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ODAC Newsletter - Dec 3

Welcome to the ODAC Newsletter, a weekly roundup from the Oil Depletion Analysis Centre, the UK registered charity dedicated to raising awareness of peak oil.

The Obama administration announced this week that it has reversed its decision to open up new leases in areas of the Eastern Gulf of Mexico and the Atlantic coast. The intention to lift the moratorium which had been in place since 2006 was made weeks before the Deepwater Horizon oil disaster. See the recent UKITPOES paper for more on the likely impact of the Gulf of Mexico disaster on oil production. Energy Secretary Ken Salazar also announced - though it received less attention - that the Cook Inlet, and the Chukchi and Beaufort Seas in the Arctic will still be considered for leasing before 2017. So, the Arctic may be opened to drilling despite the even greater environmental risks inherent involved in handling a spill there.

Safety concerns around shale gas drilling led to a 6 month moratorium on drilling permits being approved this week by the New York State Assembly. The Environmental Protection Agency (EPA) is undertaking a study of the issues, but is not due to release its findings till late 2012. Meanwhile, Mr Salazar is considering compelling companies to reveal details of the chemicals used in the drilling process known as 'fracking' — something that the industry has resisted. The safety issues around fracking should be of considerable interest on this side of the Atlantic as companies look to repeat the successes of the US industry in Britain, where drilling has already started in Lancashire, and Europe.

In the UK this week gas use soared as outside temperatures plummeted and thermostats were turned up. Though the country's largest gas storage facility, Rough off the coast of Yorkshire, is reported to already be a fifth depleted at this early stage in the winter, the National Grid is currently confident that supplies, including increased capacity for liquefied natural gas (LNG) imports, will be sufficient.

And lastly, ODAC wishes to pay tribute to Dr. David Fleming who died unexpectedly this week. David was an inspiration to many working on the issues of resource depletion and climate change. He was a founder member of the Green Party in the 1970s and more recently devised the concept of Tradable Energy Quotas (TEQs). ODAC trustee David Strahan attributes the idea for his book The Last Oil Shock to a letter which David Fleming wrote to The Times in 2000. For an eloquent and personal tribute to David see Rob Hopkin's blog post.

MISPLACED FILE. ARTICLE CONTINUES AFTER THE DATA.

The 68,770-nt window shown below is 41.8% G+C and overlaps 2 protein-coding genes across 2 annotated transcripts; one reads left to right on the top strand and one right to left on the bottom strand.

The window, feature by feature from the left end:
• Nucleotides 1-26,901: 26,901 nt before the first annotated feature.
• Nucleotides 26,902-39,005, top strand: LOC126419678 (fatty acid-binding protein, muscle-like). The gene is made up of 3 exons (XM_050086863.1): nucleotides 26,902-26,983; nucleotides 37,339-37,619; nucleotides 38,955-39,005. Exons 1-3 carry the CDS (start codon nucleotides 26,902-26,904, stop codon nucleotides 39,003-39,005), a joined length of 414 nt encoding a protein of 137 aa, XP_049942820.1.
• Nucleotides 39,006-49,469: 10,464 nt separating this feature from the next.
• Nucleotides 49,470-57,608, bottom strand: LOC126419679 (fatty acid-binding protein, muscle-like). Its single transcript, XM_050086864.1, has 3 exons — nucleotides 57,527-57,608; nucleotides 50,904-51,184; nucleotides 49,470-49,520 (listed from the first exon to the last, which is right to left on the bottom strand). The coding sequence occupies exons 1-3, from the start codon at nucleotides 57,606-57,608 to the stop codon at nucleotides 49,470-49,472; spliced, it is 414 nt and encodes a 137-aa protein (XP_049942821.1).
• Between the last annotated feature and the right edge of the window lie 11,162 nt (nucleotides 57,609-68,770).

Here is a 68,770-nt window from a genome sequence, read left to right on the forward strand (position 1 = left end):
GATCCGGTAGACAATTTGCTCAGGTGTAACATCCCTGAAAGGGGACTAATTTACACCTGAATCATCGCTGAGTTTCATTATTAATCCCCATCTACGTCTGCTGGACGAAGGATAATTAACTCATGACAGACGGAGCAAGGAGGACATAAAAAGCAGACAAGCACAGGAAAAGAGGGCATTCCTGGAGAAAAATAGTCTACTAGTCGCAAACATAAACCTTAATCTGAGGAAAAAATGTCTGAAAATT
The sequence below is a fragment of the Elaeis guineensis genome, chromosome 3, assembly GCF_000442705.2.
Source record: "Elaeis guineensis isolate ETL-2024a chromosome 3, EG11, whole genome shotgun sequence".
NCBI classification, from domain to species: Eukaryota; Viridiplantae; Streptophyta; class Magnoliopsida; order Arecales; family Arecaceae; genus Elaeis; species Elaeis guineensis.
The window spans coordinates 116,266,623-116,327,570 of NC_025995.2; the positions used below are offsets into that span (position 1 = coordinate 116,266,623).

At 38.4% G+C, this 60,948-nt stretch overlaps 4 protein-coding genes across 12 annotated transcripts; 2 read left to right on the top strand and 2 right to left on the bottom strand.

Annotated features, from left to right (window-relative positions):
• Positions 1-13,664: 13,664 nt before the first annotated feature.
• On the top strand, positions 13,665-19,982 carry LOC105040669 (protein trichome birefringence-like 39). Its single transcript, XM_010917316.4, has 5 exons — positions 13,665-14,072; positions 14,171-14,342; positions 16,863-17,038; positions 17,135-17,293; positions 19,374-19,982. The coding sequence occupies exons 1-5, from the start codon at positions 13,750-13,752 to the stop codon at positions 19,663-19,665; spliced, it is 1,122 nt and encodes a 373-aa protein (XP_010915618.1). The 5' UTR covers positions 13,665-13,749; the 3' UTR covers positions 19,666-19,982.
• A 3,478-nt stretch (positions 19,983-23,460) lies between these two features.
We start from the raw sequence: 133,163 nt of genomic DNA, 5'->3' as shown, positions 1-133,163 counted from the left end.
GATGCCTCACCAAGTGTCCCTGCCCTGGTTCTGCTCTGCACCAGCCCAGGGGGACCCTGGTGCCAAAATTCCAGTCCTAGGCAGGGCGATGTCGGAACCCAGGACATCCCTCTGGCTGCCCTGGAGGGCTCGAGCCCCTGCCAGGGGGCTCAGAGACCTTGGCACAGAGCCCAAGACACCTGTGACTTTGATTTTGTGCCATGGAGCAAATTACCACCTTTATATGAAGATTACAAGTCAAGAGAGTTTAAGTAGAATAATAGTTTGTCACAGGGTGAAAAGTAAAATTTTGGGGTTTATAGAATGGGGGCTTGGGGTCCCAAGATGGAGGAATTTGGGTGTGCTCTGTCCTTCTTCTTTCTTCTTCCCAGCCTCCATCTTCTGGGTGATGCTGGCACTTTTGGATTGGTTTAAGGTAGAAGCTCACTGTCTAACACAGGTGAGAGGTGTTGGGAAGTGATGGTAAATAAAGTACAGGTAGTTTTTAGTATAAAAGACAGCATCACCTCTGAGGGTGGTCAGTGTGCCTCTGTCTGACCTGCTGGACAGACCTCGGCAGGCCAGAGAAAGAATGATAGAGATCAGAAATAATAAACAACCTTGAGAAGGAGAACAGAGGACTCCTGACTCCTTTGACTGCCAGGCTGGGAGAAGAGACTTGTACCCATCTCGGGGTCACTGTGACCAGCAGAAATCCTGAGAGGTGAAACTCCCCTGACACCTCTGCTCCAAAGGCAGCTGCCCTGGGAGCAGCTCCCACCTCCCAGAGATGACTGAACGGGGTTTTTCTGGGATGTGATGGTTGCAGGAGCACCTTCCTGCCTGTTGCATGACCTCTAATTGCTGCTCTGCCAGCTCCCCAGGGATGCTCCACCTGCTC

View our Reports and Resources page

Oil

Obama backtracks on plan to open more Gulf waters to offshore drilling

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Arctic waters open for "cautious" leasing after 2012

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Brazil's Congress Makes Petrobras Sole Pre-Salt Operator in Revised Laws

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Oil Heads for Biggest Weekly Increase in a Month on U.S. Economy

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Shell and Gazprom sign 'global co-operation' pact

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OPEC November Oil Output Fell 0.3%, Led by African Producers, Survey Shows

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BP pushes ahead with Canadian oil sands project

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Gas

Moratorium on gas drilling passes New York legislature

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Natural gas drillers feeling pressure

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Europe's scramble for gas sees controversial hydraulic fracturing cross the Atlantic

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Russia and Ukraine settle dispute over gas

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Saudi Arabia, Kuwait Seek Gas to Supplant Use of Oil for Power

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Nuclear

Special Report - Nuclear's lost generation

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China's reactor plans power up uranium

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UK

Fears over record gas bills in cold weather

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Carbon-price boost for green energy

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Green restrictions on power stations 'could make bills unaffordable'

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Government redefines zero as it abandons green homes commitment

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UK economic recovery 'poses threat to environment'

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Climate

Japan derails climate talks by refusing to renew Kyoto treaty

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Cancun climate change summit: scientists call for rationing in developed world

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Economy

US deficit panel calls for deep cuts and tax rises

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Global financial markets rise amid bail-out rumours

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Don't rely on oil profits for pensions

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Transport

Lufthansa unveils plan to test biofuels on regular domestic flights

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Events

The Energy Institute: Oil supply and energy security — getting on with the job

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